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Babynini

  • one year ago

Solve each equation in the interval [0,2pi) rounded to two decimal points a) 3sin(theta)-1=0

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  1. Babynini
    • one year ago
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    I got sin(theta)=1/3 theta = 19.47 but this is not correct, am I meant to be even solving for theta?

  2. anonymous
    • one year ago
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    maybe you are supposed to be answering in radians, not degrees who knows?

  3. Babynini
    • one year ago
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    hrrm yeah doing it in rad gives me the correct answer =.= but they never specified that. sigh lol

  4. anonymous
    • one year ago
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    http://www.wolframalpha.com/input/?i=arcsin%281%2F3%29

  5. Babynini
    • one year ago
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    yeah the answers they give are 0.34 and 2.80 where is the 2.80 from?

  6. freckles
    • one year ago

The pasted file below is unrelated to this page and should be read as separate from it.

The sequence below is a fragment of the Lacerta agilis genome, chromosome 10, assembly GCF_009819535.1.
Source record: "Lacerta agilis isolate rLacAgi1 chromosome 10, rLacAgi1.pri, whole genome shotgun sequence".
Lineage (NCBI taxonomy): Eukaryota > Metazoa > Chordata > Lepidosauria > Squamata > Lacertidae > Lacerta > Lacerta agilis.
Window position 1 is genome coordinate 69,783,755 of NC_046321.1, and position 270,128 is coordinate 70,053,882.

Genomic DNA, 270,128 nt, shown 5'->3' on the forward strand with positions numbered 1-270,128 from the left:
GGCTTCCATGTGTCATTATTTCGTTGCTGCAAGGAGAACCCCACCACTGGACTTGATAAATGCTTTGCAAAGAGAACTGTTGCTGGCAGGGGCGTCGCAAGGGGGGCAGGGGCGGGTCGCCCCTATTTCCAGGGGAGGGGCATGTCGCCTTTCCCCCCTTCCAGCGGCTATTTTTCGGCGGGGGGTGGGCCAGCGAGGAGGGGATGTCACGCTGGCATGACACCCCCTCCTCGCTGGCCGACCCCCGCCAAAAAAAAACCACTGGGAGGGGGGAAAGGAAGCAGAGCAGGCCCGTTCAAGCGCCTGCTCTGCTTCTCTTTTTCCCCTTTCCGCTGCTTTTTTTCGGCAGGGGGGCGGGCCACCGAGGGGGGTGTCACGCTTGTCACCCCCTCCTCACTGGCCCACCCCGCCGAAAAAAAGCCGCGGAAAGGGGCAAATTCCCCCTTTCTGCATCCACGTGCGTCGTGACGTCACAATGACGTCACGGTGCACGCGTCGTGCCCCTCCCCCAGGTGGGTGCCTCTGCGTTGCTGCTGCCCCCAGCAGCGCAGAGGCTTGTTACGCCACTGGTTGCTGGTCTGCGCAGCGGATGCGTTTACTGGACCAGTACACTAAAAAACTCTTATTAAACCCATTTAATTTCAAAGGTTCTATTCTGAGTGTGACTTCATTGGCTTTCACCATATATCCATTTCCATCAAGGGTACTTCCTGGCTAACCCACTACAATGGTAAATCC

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    for a second pretend we want to solve this one on [0,2pi) \[\sin(\theta)=\frac{1}{2} \] The unit circle gives the solutions as: \[\theta=\frac{\pi}{6}, \frac{5\pi}{6}\] The pi/6 can be obtain by taking arcsin( ) of both sides \[\theta=\arcsin(\frac{1}{2}) =\frac{\pi}{6} \approx 0.52 \\ \text{ now how we can get the other solution without looking at the unit circle } \\ \\ \text{ well remember } \sin \text{ is odd } \sin(\theta)=-\sin(-\theta) \\ \sin(\frac{\pi}{6})=-\sin(-\frac{\pi}{6}) \\ \text{ also recall \sum identity for } \sin \\ \sin(\pi-\frac{\pi}{6}) =\sin(\pi)\cos(\frac{\pi}{6})-\sin(\frac{\pi}{6})\cos(\pi) \\ =\sin(\pi-\frac{\pi}{6})=0 \cdot \cos(\frac{\pi}{6})-(-1)\sin(\frac{\pi}{6}) \\ =\sin(\pi-\frac{\pi}{6})=-(-1)\sin(\frac{\pi}{6}) \\ \text{ now recall } -\sin(\frac{\pi}{6})=\sin(-\frac{\pi}{6}) \\ \text{ so we have } \sin(\frac{\pi}{6})=\sin(\pi-\frac{\pi}{6}) =\sin(\frac{6\pi}{6}-\frac{\pi}{6})=\sin(\frac{5\pi}{6})\] so the other solution we can said is given by the equation: \[-\theta+\pi= \arcsin(\frac{1}{2}) \\ \theta-\pi=-\arcsin(\frac{1}{2}) \\ \theta=\pi-\arcsin(\frac{1}{2})=\pi-\frac{\pi}{6}=\frac{5\pi}{6}\] so what I am saying for you: you have the following two solutions: \[\theta=\arcsin(\frac{1}{3}) \text{ or } -\theta+\pi=\arcsin(\frac{1}{3}) \\ \theta=\arcsin(\frac{1}{3}) \text{ or } \theta=\pi-\arcsin(\frac{1}{3}) \\ \theta \ \]